Your newly adopted rabbit: How to prepare your home

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Bringing a new bunny home is fun and exciting, but it’s important to realize that this time can be quite intimidating for a rabbit. In order to keep stress to a minimum, prepare by gathering necessary items, arranging a living space and rabbit-proofing the house. Here are a few key steps to help you prepare for your new friend:

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Meet adoptable rabbit Rufus at the MA-based House Rabbit Network.

1. Gather the necessities
Before bringing a rabbit home, purchase all necessary items and have everything set up in time for your rabbit’s arrival. The first shopping trip is not inexpensive, but once you have the basics, only items such as litter, hay and food need to be purchased regularly.

The New-Bunny Shopping List:

  • Puppy exercise pen or dog crate (If you do purchase a rabbit cage, make sure it is roomy and has a flat bottom.)
  • A cat litter box or large plastic bin
  • Sturdy ceramic bowls for food and water
  • Toys, which can be as simple as a cardboard roll or phone book or as complex as a bird toy or cat tunnel
  • Rabbit-safe litter (Go for a recycled-paper product such as Yesterday’s News or Carefresh.)
  • Rabbit pellets (Look for a Timothy hay-based pellet for adult rabbits.)
  • Cat nail clippers
  • Green, leafy vegetables
  • Timothy or other quality grass hays

Of the above items, Timothy hay is the most important. A rabbit’s diet should be composed of approximately 70% grass hays to ensure sufficient fiber intake. Hay is important not just for proper digestion, but for dental health too, as chewing on the stalks wears down their continuously growing teeth and even has social and psychological benefits. Because hay is so essential for rabbit health, make extra efforts to ensure the hay you purchase is fresh, dust-free and high quality.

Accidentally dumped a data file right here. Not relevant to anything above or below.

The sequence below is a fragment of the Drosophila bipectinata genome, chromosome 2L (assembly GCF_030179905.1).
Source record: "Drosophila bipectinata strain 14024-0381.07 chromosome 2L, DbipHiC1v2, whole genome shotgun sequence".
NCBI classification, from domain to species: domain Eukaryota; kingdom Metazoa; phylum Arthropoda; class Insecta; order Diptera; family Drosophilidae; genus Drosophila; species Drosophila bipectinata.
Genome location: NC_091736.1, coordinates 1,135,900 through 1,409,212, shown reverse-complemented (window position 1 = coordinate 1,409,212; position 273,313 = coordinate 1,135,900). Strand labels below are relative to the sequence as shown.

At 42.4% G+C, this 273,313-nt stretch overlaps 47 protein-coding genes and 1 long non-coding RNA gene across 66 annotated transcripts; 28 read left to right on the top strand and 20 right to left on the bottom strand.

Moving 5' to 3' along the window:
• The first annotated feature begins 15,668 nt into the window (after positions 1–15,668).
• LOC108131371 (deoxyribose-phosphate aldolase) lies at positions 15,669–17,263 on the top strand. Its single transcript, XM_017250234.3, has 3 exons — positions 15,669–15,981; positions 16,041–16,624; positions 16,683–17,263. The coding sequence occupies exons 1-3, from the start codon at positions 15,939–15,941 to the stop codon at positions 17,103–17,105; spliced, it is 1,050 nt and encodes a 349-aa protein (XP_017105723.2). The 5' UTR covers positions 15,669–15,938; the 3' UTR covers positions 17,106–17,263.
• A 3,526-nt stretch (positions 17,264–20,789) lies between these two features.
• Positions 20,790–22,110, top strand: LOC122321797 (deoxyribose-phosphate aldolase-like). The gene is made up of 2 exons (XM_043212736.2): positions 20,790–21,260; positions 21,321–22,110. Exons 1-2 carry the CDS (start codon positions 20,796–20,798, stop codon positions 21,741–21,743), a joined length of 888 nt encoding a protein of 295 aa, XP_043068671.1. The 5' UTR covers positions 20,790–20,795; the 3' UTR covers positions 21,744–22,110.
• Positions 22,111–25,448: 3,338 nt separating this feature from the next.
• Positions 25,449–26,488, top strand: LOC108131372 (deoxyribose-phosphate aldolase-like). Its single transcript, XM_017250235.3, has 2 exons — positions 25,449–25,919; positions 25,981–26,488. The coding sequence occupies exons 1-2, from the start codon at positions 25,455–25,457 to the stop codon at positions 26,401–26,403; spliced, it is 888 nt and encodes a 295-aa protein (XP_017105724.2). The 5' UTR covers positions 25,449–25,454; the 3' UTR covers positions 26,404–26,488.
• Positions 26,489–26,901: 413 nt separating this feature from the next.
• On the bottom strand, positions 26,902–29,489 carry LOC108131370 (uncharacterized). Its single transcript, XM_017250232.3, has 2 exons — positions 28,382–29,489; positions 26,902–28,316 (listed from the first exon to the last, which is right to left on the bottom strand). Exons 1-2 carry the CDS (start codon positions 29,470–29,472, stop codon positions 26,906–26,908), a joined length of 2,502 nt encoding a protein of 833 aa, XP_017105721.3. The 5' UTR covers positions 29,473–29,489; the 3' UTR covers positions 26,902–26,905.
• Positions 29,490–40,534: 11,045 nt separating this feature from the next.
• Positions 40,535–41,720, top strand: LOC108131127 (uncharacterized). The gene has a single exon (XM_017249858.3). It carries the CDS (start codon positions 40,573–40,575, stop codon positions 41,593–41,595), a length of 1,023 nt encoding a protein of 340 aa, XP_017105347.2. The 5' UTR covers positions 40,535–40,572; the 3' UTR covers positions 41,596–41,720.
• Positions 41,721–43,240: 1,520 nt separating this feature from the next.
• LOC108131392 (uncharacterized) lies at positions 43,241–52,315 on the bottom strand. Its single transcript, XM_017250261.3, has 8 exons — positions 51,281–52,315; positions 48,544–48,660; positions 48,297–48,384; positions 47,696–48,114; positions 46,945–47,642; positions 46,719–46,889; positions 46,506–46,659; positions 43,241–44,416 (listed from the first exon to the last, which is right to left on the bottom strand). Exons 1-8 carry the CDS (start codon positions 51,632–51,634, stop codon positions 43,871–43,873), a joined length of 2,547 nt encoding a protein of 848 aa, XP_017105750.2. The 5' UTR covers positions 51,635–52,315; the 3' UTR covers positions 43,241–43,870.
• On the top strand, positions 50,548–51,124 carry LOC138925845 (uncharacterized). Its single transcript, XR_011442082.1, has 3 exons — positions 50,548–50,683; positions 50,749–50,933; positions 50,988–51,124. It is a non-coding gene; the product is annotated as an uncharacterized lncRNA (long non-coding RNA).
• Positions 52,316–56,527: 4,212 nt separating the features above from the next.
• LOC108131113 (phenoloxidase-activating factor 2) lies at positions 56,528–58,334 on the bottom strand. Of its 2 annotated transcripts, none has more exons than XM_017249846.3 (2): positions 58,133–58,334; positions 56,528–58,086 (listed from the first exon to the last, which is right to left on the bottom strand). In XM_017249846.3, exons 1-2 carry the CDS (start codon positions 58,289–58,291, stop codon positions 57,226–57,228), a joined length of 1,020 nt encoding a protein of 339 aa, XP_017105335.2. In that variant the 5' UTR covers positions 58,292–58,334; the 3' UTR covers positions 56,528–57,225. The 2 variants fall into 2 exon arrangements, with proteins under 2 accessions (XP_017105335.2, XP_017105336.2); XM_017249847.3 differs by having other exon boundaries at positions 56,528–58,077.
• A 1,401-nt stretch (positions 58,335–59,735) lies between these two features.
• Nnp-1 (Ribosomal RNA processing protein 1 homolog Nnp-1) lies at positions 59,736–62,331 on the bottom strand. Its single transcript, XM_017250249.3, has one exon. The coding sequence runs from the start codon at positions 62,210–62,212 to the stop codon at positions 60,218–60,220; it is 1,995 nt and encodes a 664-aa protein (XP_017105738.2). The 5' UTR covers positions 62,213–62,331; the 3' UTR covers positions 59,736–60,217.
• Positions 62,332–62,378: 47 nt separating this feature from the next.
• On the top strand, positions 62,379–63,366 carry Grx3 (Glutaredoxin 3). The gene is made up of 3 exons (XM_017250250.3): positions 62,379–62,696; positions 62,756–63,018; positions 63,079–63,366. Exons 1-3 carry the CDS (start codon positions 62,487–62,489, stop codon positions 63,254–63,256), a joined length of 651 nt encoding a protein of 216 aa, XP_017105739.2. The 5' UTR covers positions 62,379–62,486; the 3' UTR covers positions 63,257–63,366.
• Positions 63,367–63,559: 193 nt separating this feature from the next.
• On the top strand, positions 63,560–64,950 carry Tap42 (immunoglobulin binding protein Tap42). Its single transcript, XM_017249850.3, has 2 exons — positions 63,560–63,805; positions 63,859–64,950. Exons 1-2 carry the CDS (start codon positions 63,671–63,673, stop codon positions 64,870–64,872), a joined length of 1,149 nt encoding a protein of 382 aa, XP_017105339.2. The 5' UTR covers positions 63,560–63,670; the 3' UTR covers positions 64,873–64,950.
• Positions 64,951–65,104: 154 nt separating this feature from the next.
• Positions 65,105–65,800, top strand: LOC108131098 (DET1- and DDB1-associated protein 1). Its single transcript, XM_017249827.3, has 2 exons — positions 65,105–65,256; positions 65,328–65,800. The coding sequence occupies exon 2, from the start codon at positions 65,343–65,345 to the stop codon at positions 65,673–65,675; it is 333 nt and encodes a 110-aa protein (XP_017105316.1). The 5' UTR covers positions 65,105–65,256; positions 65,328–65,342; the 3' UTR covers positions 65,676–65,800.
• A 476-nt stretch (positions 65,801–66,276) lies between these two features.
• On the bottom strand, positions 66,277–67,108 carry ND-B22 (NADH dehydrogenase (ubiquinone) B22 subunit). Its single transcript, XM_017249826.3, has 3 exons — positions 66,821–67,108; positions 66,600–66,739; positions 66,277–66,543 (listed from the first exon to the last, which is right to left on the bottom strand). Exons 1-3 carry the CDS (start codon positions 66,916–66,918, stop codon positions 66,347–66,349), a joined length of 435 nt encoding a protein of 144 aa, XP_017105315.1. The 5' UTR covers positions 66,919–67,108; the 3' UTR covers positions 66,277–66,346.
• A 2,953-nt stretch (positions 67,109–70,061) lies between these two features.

2. Rabbit-proof your home
Rabbit-proofing is an essential part of introducing a rabbit to his or her new home. Rabbits love to chew, so your first job is to hide anything that could cause harm if chewed or ingested. This includes electrical wires, telephone cords, and poisonous plants. Expensive furniture or other delicate items should be moved so they are inaccessible. Rabbits love messing with paper and cardboard, so keep papers or books off the ground. Some rabbits like digging or biting carpet, so keep a watchful eye out for any destructive behaviors and use verbal corrections if needed. A successfully rabbit-proofed room allows for greater freedom for the bun and a more relaxing experience for everyone!

3. Find a good rabbit vet
Set up an appointment for an initial check-up with a veterinarian and schedule a spay/neuter if necessary. Spaying or neutering a rabbit prevents destructive and aggressive behaviors, loss of litter box habits and unwanted pregnancies. Rabbits need to be seen by exotic-animal veterinarians as opposed to small animal clinicians. Some dog and cat vets will see rabbits, but check that they have enough exotic-animal experience to deal with complex rabbit issues.

4. Get to know your rabbit
After letting your rabbit settle in, it’s time to start interacting. Open the pen or cage door and sit on the ground. Wait for your bunny to emerge from the cage and come to you. When she does, don’t immediately reach out to her; let her jump around you and smell you as you sit still. When your bunny seems more comfortable, try petting her head and ears. Remember to pet her from above, and not by placing a hand in front of her nose as you would a dog — rabbits actually have a blind spot here and movement in the area can frighten them.

For shy rabbits, it’s important to get low to the ground and avoid sudden movements. Rabbits open up at varying rates, and it can take even a month for a rabbit to fully trust and befriend her human companions. Keep in mind, treats such as raisins, dried cranberries and apple pieces are great friendship bribes and training tools!

Mary Lempert is the founder of The Rabbit Advocate, where this post originally appeared. She has served as a rabbit behavior and rehabilitation consultant for the House Rabbit Society, House Rabbit Network and the MSPCA in Massachusetts and, most recently, for the Almost Home Humane Society in Lafayette, IN. She lives in West Lafayette, IN, with her rabbits Graysie and Willoughby and any number of foster bunnies.

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More about rabbit adoption and care:

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Do Rabbits Make Good Pets?

9 Common Rabbit Myths

Rabbit Care

Top 10 Basics for Rabbit Adopters

Blog:
5 tips for saving money on rabbit care

It’s Adopt-A-Rescued-Rabbit-Month: Are you rabbit-ready?

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